Amy packed the piñata until it was almost bursting. I found a tree in our backyard with open space underneath, then hung the piñata from a limb. A piñata is a container, often made of papier-mâché, pottery, or cloth, that is decorated, filled with candy, and then broken as part of a celebration. Ours was decorated to resemble a pineapple. A rope attached gave enough length to pull the container and make it jump at the end of the line.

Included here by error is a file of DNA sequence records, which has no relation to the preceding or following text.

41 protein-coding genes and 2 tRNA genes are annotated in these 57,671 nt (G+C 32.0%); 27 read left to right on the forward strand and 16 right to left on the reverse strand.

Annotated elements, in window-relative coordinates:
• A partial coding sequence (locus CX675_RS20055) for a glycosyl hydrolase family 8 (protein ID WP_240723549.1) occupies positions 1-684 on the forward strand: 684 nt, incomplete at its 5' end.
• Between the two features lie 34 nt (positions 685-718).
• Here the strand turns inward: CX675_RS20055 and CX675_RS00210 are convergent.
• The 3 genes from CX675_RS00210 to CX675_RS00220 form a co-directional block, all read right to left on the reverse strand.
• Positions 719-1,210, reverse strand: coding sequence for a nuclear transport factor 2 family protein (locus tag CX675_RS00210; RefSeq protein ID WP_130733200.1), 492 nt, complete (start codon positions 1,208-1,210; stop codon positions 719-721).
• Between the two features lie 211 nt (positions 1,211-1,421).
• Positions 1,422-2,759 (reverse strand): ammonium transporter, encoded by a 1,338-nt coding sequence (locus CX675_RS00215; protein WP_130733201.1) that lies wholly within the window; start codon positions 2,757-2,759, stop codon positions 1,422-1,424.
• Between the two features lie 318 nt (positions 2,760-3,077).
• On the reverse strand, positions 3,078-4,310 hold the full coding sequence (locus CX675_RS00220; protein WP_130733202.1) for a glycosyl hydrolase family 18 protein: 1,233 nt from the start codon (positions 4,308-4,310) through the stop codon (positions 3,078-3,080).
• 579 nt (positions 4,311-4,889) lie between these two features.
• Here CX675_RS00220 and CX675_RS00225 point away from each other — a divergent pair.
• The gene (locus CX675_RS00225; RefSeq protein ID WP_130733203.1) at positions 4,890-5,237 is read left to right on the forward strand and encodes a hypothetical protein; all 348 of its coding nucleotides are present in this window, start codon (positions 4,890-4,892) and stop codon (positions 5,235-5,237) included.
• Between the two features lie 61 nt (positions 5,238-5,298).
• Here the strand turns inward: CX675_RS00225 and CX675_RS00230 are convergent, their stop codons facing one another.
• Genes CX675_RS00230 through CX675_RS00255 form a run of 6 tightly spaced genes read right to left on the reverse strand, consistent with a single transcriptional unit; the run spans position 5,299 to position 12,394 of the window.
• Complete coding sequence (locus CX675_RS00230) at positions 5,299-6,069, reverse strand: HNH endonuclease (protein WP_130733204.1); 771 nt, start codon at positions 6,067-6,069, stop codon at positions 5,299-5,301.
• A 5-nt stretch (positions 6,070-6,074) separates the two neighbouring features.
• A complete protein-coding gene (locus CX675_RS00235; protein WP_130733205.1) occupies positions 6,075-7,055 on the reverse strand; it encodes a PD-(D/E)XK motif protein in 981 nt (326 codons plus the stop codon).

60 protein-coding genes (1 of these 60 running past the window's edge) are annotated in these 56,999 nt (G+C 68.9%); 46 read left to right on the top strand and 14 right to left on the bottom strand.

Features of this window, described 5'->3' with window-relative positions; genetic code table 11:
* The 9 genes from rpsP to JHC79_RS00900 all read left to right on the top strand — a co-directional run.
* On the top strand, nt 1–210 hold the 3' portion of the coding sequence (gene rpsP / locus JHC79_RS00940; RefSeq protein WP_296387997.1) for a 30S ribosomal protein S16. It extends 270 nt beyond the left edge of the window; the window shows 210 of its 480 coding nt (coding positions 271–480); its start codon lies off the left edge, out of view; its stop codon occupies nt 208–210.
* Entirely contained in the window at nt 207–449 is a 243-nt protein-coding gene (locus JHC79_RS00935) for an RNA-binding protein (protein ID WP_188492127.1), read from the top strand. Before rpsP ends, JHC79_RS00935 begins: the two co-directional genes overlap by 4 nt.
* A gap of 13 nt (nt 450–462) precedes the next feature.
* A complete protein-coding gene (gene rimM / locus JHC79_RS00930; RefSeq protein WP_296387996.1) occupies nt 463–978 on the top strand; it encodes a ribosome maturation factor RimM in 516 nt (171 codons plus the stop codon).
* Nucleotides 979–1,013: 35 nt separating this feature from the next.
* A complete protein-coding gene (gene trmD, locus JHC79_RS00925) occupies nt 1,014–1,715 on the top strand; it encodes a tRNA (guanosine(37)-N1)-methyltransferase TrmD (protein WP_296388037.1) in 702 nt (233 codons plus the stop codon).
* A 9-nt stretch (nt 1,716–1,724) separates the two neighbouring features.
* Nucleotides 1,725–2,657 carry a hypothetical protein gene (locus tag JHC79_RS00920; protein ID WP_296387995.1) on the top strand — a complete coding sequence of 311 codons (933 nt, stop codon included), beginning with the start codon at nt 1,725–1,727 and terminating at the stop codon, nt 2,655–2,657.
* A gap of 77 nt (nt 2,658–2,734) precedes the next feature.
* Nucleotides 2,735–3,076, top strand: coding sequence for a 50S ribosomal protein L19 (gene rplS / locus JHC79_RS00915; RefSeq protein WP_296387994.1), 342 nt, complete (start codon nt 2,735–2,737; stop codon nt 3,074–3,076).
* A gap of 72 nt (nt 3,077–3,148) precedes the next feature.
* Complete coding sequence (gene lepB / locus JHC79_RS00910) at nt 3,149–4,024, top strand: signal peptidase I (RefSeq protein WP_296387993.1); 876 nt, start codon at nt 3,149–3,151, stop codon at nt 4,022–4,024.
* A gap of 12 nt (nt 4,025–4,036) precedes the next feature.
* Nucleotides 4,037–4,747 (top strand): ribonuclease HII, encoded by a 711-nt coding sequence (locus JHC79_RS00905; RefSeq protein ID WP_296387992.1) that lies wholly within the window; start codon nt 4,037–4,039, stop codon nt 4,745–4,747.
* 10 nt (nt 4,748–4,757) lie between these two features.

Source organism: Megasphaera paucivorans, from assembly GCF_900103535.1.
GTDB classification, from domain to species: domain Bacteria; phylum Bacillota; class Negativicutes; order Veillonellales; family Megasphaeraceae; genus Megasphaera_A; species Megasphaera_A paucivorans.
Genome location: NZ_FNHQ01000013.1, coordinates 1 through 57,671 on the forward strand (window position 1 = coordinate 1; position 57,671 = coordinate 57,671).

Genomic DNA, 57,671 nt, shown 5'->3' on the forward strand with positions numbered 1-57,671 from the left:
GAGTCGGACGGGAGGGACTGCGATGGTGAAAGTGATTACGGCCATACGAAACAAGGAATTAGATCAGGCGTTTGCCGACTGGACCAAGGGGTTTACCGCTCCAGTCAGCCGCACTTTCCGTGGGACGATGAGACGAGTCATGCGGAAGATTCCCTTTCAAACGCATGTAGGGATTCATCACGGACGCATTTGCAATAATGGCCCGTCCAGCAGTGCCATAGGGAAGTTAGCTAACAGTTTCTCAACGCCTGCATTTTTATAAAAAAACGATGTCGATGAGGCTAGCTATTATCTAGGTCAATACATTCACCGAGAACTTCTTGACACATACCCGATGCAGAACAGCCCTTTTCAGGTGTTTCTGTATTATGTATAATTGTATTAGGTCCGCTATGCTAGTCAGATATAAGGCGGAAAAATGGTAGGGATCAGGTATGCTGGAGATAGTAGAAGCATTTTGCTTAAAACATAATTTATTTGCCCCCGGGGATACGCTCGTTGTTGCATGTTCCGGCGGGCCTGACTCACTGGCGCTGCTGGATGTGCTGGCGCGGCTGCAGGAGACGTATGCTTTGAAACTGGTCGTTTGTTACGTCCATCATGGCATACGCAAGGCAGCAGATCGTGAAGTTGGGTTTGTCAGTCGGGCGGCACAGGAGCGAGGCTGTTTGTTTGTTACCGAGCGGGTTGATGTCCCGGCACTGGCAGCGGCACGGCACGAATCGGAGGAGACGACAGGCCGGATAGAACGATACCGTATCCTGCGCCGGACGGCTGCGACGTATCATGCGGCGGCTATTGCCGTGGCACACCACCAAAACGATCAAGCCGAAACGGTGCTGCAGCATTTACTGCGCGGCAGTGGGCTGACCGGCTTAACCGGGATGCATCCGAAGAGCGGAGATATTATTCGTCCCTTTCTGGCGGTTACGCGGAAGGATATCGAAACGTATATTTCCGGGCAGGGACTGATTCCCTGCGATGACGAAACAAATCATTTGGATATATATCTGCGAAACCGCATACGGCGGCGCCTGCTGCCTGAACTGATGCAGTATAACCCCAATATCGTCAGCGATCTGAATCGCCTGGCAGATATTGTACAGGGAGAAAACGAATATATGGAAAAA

The vecino kids began arriving at 3 PM. We had a group of ages ranging from 3 to 13, with one mother. I offered the duty of yanking the rope to one of the strong boys. The littlest child, a wide-eyed girl went first, taking the bat and hitting the Piñata with a tiny tap. I laughed and she became very shy and walked away. The kids took turns, youngest first, while Eber yanked the rope.
Too soon, after about 12 strikes the piñata burst. A mad melee immediately ensued, with kids diving for treats. Big kids grabbed the most, but we made sure everyone went away with plenty in the bags we gave them.
|Some of the children with their bags of treats.|